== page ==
(Howea fosteriana) Kentia Palm by a swimming pool.
Kentia Palm by a swimming pool.

The Kentia Palm from Lord Howe Island can create a tropical look in Melbourne

Also known as the Forster sentry palm or the flat palm, the Kentia Palm has solitary stems bearing large pinnate leaves on long stalks. This evergreen palm is native to Lord Howe island. The Kentia is tolerant to partial shade, and will grow to around 2 metres tall in your poolside garden or pot. This makes it a great plant for creating a little shady spot by the side of your pool. It prefers well drained sandy loam with a neutral to acid PH. It is also a popular indoor plant, so it is a palm you can grow both in an outdoor or indoor pot.

Pool Plants to avoid

Plants to avoid around swimming pools are fast growing plants with invasive root systems and plants that shed a lot of material into the pool. Plants to avoid include Birch, Wisterias and Figs.

Pool Landscaping Design Project Melbourne

A well designed outdoor space should function as extension of the home itself. For our new pool landscaping design project in the leafy southern suburbs of Melbourne our aim is to make this outdoor space an integral part of the home itself. The design of the swimming pool landscape should be done at an early stage of the pool design rather than tacked on later. This will usually result in a better design outcome.


pool landscaping designs Computer Model

Pool landscaping designs using computer aided design. An integrated outdoor space. that looks good from every angle.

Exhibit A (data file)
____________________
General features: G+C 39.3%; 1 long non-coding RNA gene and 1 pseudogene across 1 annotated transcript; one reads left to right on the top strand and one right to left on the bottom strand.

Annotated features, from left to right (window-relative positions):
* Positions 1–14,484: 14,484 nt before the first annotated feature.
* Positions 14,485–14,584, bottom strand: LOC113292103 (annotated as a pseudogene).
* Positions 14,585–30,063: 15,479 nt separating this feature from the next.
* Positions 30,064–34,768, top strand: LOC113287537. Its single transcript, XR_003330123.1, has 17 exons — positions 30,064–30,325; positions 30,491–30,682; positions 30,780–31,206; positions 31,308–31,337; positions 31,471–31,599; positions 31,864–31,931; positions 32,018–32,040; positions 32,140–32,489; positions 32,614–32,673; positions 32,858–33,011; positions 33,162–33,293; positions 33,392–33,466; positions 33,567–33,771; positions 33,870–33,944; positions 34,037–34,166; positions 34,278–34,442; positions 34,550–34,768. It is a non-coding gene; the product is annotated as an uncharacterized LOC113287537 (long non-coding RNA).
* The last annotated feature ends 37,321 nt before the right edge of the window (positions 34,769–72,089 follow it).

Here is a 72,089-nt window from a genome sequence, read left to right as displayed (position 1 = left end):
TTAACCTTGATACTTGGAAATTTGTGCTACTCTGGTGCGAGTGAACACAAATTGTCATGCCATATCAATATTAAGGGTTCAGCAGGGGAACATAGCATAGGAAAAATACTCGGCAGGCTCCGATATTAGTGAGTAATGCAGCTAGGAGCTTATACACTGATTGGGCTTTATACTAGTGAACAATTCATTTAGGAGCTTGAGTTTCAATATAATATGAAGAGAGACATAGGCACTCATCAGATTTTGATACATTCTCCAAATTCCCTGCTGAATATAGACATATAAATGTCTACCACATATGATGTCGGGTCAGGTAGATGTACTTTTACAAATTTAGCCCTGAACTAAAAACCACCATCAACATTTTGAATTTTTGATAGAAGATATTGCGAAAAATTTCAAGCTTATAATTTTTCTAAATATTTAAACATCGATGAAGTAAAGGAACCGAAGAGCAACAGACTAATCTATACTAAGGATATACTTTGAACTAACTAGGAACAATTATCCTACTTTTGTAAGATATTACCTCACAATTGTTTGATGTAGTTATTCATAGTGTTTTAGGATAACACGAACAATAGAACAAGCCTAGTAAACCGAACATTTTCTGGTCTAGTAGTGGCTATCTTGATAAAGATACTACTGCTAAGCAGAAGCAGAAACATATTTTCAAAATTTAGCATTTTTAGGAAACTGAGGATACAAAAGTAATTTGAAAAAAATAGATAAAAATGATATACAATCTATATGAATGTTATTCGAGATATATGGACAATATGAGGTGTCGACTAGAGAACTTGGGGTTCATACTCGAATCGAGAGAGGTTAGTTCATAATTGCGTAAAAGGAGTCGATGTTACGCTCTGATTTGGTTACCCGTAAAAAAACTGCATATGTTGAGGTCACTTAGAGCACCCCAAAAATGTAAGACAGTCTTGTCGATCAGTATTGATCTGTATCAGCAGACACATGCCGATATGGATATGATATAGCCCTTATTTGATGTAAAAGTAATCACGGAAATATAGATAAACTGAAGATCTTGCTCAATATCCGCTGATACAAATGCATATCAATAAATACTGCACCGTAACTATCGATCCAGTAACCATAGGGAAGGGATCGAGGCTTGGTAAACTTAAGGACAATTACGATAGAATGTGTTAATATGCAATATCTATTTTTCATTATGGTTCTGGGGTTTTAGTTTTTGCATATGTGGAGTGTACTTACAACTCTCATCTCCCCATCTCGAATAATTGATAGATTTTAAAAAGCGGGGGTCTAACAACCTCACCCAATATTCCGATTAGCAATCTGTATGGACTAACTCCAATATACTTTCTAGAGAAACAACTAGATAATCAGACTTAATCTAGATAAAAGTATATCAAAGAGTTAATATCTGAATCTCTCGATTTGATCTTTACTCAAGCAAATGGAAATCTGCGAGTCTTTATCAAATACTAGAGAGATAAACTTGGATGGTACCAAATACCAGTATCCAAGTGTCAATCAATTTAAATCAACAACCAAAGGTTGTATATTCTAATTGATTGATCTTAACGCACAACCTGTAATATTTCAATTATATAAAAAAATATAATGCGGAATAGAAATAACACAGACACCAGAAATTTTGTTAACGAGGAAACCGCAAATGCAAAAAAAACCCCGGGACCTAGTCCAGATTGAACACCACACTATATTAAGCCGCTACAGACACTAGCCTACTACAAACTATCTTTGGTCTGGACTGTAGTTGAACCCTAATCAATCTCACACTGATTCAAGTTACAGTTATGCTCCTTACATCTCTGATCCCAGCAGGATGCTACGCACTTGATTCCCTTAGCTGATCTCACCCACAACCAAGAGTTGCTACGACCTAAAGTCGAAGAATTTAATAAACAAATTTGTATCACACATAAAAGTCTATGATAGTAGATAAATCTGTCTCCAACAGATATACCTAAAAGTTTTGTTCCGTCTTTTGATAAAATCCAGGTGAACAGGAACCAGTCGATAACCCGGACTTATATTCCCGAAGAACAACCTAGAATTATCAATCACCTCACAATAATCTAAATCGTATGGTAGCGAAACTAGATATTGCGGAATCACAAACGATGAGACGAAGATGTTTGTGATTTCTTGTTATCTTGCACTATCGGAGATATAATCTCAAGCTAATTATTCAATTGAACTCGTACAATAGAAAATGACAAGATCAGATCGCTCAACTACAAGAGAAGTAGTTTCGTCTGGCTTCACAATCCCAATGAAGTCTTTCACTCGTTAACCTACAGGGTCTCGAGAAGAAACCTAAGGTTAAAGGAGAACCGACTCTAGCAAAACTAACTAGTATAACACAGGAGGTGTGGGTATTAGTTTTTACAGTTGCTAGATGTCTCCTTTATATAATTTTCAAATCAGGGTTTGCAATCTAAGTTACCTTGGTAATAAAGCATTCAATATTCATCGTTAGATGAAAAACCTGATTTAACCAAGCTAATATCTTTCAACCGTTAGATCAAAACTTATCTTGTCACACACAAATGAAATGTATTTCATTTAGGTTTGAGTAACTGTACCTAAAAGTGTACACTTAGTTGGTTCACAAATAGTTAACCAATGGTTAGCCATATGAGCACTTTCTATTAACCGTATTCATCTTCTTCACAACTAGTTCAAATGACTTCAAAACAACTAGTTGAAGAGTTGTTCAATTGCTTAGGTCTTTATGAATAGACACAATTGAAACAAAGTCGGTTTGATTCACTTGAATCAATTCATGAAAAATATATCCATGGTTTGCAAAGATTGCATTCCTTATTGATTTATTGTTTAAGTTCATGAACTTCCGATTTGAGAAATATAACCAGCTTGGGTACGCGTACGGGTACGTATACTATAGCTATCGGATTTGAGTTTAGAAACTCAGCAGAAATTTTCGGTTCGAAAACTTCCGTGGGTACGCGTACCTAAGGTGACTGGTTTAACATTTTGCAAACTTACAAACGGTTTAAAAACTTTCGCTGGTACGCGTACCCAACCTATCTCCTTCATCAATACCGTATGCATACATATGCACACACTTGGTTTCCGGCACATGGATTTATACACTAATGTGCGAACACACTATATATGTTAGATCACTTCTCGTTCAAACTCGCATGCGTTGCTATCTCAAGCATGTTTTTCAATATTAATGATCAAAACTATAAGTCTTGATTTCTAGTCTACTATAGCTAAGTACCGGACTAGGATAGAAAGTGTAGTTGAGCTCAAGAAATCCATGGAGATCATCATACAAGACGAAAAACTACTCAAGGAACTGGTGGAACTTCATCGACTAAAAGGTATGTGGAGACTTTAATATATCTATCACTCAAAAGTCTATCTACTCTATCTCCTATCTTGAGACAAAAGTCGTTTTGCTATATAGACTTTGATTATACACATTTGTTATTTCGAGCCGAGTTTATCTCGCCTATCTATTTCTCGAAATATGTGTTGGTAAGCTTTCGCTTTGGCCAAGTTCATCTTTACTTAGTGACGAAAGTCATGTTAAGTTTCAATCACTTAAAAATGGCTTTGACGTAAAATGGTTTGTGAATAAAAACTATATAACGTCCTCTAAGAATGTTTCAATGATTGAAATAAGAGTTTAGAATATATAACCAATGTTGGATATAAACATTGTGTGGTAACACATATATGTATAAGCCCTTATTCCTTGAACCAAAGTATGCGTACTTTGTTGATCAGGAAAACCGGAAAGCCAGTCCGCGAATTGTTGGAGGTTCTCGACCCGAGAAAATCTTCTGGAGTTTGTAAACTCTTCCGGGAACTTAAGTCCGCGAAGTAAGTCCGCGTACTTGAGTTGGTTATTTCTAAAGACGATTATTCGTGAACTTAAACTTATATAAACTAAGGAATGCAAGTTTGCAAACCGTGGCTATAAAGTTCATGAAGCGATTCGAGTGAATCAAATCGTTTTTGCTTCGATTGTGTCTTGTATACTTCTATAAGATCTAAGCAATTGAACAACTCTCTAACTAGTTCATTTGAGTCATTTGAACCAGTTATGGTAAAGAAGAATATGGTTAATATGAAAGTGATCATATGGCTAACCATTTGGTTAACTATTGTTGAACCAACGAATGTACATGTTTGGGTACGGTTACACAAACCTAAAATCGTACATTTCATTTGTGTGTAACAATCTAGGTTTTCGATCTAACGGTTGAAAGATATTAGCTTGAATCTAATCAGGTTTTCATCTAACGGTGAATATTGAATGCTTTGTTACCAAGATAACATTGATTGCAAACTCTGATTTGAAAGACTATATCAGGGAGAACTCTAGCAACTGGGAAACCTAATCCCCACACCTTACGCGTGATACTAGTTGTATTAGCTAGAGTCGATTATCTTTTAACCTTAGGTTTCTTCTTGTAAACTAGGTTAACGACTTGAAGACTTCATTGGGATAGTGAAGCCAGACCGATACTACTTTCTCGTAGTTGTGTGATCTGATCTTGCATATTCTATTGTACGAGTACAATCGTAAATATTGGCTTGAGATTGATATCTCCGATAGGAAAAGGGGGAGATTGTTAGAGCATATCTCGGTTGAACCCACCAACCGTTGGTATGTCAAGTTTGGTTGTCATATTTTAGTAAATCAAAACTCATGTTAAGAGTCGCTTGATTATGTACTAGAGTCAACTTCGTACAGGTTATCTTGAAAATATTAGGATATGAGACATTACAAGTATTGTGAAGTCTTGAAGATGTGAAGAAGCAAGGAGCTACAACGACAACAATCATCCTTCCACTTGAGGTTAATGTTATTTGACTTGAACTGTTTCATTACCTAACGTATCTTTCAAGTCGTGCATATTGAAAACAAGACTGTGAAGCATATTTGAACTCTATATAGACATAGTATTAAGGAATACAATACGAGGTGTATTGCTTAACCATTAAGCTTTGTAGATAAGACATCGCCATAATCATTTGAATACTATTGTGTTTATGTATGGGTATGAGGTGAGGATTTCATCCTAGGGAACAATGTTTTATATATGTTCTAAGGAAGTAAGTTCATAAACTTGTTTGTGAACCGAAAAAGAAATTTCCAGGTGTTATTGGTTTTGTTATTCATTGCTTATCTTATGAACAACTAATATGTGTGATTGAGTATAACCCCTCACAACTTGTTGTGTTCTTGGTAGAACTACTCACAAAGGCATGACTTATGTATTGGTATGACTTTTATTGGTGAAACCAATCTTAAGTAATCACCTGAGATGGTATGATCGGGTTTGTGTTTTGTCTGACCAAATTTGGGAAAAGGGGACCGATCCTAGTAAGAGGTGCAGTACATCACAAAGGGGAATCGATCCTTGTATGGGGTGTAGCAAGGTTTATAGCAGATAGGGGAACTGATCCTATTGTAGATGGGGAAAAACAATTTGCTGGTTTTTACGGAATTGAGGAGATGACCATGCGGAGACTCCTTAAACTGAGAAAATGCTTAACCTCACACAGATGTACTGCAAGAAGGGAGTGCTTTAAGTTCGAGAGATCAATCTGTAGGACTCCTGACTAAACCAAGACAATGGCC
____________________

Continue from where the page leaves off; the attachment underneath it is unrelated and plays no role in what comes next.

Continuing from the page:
The pool landscape design features a sunken outdoor eating area with fireplace surrounded by a formal hedge. Tall fences provide a privacy screen whilst still allowing some light through.


pool landscaping designs sunken outdoor entertaining area.

Sunken outdoor entertaining area by the swimming pool.

The green formal hedge creates a soft border between the sunken eating area and softens the look of the concrete. The cushions in the seating area could be coloured to match the garden plants or left as a neutral grey. Grey will go with most colours in the garden but some coloured cushions would help break up the grey.

How do you build privacy around a pool?

Privacy around a pool can be built with fences, trellises and smart plant selection. Using CAD (Computer Aided Design) the privacy aspects of the design can be checked from any angle and agreed with the client.

Pool landscaping designs. Luxuriant plantings of ferns like dicksonia antarctica and palm trees help build privacy around the pool. 

Pool landscaping designs. Luxuriant plantings of ferns like dicksonia antarctica and palm trees help build privacy around the pool.